Though there are still more questions than answers, Barris has been busy staffing up (his Khalabo Ink Society is now at roughly 40 employees), signing artists and prepping his first collection of essays, which he’ll likely title This Is Basic Shit: Things We Know That We’re Shocked You Don’t. Even Netflix co-CEO Ted Sarandos, with whom Barris still has plenty of business, offers praise: “Kenya has an opportunity to have an impact and legacy that few even dare to dream of.”
Netflix was supposed to be Barris’ savior — and in the summer of 2018, he was all but certain it was.
The prolific producer had been at loggerheads with his then-employer, ABC, over a particularly charged episode of his flagship, Black-ish, titled “Please, Baby, Please,” which wove events like the NFL kneeling protests into a bedtime story. Instead of allowing a neutered version to air during the Peabody-winning series’ fourth season, Barris agreed to scrap the episode. Not long after, he asked to be let out of his four-year contract, which he’d entered into only a year earlier.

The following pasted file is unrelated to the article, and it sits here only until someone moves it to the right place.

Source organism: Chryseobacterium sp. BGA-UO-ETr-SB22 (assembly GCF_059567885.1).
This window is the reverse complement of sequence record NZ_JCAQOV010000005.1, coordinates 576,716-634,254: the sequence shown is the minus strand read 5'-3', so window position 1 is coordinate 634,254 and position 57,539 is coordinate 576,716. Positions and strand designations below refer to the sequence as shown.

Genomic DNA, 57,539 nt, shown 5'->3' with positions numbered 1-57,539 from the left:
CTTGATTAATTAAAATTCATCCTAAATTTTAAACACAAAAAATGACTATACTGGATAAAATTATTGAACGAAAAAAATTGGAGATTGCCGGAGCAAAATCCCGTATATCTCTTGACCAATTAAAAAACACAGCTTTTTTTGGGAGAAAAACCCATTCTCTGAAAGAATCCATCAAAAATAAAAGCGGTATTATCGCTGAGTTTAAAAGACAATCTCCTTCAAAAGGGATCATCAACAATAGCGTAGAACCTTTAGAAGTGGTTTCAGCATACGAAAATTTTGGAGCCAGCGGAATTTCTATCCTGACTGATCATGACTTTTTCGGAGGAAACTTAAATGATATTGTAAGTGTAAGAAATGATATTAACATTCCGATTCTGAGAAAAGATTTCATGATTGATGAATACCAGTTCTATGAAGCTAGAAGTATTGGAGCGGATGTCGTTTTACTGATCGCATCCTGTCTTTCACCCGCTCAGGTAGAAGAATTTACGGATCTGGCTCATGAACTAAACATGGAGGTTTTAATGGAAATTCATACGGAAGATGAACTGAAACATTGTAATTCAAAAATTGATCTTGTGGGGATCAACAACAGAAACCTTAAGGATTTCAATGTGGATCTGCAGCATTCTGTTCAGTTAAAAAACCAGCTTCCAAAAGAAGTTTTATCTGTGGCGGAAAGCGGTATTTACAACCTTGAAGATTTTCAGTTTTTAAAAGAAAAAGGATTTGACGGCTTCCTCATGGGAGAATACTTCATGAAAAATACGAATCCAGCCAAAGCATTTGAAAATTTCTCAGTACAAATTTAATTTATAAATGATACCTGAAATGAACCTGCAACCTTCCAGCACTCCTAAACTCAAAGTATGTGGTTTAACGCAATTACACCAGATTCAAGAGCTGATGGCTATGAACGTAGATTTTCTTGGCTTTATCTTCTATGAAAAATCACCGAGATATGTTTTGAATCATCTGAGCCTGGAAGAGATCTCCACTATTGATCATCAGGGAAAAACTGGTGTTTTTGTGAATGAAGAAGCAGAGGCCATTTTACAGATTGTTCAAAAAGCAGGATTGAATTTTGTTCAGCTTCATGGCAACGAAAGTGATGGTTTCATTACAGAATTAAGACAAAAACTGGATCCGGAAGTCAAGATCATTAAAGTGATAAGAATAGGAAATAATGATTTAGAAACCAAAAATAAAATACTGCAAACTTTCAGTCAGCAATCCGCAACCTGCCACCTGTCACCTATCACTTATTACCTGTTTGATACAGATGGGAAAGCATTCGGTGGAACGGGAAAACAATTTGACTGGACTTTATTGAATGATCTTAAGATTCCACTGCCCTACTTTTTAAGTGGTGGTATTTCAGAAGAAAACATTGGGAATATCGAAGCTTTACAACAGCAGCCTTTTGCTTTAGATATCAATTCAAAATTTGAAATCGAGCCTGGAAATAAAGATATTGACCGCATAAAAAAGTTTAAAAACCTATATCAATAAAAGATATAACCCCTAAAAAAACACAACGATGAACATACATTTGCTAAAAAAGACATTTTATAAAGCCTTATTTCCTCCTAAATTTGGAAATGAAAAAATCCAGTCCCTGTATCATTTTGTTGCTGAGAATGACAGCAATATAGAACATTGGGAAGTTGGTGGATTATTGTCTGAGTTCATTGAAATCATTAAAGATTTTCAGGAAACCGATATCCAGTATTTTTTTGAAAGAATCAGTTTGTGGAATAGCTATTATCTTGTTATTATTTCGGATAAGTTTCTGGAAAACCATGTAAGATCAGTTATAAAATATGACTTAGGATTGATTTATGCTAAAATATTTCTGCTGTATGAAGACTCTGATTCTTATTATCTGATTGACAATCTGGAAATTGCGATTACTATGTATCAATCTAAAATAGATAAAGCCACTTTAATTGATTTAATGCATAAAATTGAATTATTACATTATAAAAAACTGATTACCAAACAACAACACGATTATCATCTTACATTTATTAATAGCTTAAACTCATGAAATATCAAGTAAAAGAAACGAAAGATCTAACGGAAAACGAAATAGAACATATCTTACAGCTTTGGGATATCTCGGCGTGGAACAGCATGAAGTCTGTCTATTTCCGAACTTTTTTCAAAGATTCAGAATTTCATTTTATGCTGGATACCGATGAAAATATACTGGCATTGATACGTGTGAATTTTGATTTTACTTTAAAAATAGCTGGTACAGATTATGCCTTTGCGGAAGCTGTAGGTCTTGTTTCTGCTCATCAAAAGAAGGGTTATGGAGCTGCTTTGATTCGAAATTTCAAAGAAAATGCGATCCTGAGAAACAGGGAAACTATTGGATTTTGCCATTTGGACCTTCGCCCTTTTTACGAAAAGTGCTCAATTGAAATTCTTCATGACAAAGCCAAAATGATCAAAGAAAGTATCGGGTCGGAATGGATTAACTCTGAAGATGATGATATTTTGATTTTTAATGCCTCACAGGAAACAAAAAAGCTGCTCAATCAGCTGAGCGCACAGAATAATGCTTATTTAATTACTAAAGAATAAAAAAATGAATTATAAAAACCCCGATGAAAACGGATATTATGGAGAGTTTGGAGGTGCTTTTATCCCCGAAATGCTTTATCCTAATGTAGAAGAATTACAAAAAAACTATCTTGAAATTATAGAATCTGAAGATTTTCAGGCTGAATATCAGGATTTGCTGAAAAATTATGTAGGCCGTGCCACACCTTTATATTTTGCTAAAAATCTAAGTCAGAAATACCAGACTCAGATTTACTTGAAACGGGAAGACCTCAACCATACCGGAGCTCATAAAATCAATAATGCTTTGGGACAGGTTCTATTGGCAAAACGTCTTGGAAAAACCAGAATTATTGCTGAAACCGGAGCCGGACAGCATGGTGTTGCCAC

With Barris suddenly on the open market, Netflix swooped in. The streamer’s offer wasn’t as lucrative as one Warner Bros. put forward, but the platform itself was an easier sell. “If I was going to step out, I wanted to do something where I could take off all the straps and really hang out of the plane,” he told THR at the time, using words like “loud,” “bold” and “unapologetic” to describe what viewers could expect. Not two years later, he released #blackAF, with each of its eight episodes titled “Because of Slavery.” The series wasn’t initially envisioned as a Curb Your Enthusiasm-style platform for Barris to play a version of himself but morphed into that at his urging. It launched in April 2020, and quickly became the most divisive thing Barris has ever made, an outcome that he insists thrills him — even if the pans from the Black community clearly rankle.